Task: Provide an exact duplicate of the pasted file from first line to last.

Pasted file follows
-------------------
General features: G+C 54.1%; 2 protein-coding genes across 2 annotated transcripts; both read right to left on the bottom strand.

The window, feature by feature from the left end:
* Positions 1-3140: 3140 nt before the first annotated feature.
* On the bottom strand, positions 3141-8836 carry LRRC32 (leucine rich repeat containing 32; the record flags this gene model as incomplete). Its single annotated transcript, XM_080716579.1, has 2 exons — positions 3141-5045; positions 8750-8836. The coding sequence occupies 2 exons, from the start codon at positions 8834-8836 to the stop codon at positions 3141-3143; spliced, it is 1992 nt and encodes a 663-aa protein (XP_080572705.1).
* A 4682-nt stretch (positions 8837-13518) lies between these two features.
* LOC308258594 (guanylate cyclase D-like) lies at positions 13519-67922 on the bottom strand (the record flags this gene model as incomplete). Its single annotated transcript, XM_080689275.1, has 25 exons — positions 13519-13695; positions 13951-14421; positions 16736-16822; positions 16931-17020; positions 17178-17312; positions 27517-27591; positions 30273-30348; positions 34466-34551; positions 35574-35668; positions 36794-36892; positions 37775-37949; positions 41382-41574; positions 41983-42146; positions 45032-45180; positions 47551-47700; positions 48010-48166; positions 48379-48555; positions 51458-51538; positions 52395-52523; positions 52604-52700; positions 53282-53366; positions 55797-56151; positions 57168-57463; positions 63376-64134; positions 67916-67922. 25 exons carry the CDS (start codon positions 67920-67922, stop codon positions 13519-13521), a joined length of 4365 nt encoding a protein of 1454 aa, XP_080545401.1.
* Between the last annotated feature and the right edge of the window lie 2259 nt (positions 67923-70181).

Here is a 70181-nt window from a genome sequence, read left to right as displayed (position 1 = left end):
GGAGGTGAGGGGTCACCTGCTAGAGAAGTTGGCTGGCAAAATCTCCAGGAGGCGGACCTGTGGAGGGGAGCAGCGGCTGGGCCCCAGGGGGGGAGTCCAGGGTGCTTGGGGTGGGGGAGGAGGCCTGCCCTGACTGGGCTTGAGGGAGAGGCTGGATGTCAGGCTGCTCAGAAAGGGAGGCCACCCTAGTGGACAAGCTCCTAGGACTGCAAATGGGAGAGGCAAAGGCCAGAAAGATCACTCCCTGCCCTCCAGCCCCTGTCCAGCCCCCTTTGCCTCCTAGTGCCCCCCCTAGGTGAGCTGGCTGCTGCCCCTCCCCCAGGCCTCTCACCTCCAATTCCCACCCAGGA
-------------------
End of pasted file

General features: G+C 54.1%; 2 protein-coding genes across 2 annotated transcripts; both read right to left on the bottom strand.

The window, feature by feature from the left end:
* Positions 1-3140: 3140 nt before the first annotated feature.
* On the bottom strand, positions 3141-8836 carry LRRC32 (leucine rich repeat containing 32; the record flags this gene model as incomplete). Its single annotated transcript, XM_080716579.1, has 2 exons — positions 3141-5045; positions 8750-8836. The coding sequence occupies 2 exons, from the start codon at positions 8834-8836 to the stop codon at positions 3141-3143; spliced, it is 1992 nt and encodes a 663-aa protein (XP_080572705.1).
* A 4682-nt stretch (positions 8837-13518) lies between these two features.
* LOC308258594 (guanylate cyclase D-like) lies at positions 13519-67922 on the bottom strand (the record flags this gene model as incomplete). Its single annotated transcript, XM_080689275.1, has 25 exons — positions 13519-13695; positions 13951-14421; positions 16736-16822; positions 16931-17020; positions 17178-17312; positions 27517-27591; positions 30273-30348; positions 34466-34551; positions 35574-35668; positions 36794-36892; positions 37775-37949; positions 41382-41574; positions 41983-42146; positions 45032-45180; positions 47551-47700; positions 48010-48166; positions 48379-48555; positions 51458-51538; positions 52395-52523; positions 52604-52700; positions 53282-53366; positions 55797-56151; positions 57168-57463; positions 63376-64134; positions 67916-67922. 25 exons carry the CDS (start codon positions 67920-67922, stop codon positions 13519-13521), a joined length of 4365 nt encoding a protein of 1454 aa, XP_080545401.1.
* Between the last annotated feature and the right edge of the window lie 2259 nt (positions 67923-70181).

Here is a 70181-nt window from a genome sequence, read left to right as displayed (position 1 = left end):
GGAGGTGAGGGGTCACCTGCTAGAGAAGTTGGCTGGCAAAATCTCCAGGAGGCGGACCTGTGGAGGGGAGCAGCGGCTGGGCCCCAGGGGGGGAGTCCAGGGTGCTTGGGGTGGGGGAGGAGGCCTGCCCTGACTGGGCTTGAGGGAGAGGCTGGATGTCAGGCTGCTCAGAAAGGGAGGCCACCCTAGTGGACAAGCTCCTAGGACTGCAAATGGGAGAGGCAAAGGCCAGAAAGATCACTCCCTGCCCTCCAGCCCCTGTCCAGCCCCCTTTGCCTCCTAGTGCCCCCCCTAGGTGAGCTGGCTGCTGCCCCTCCCCCAGGCCTCTCACCTCCAATTCCCACCCAGGA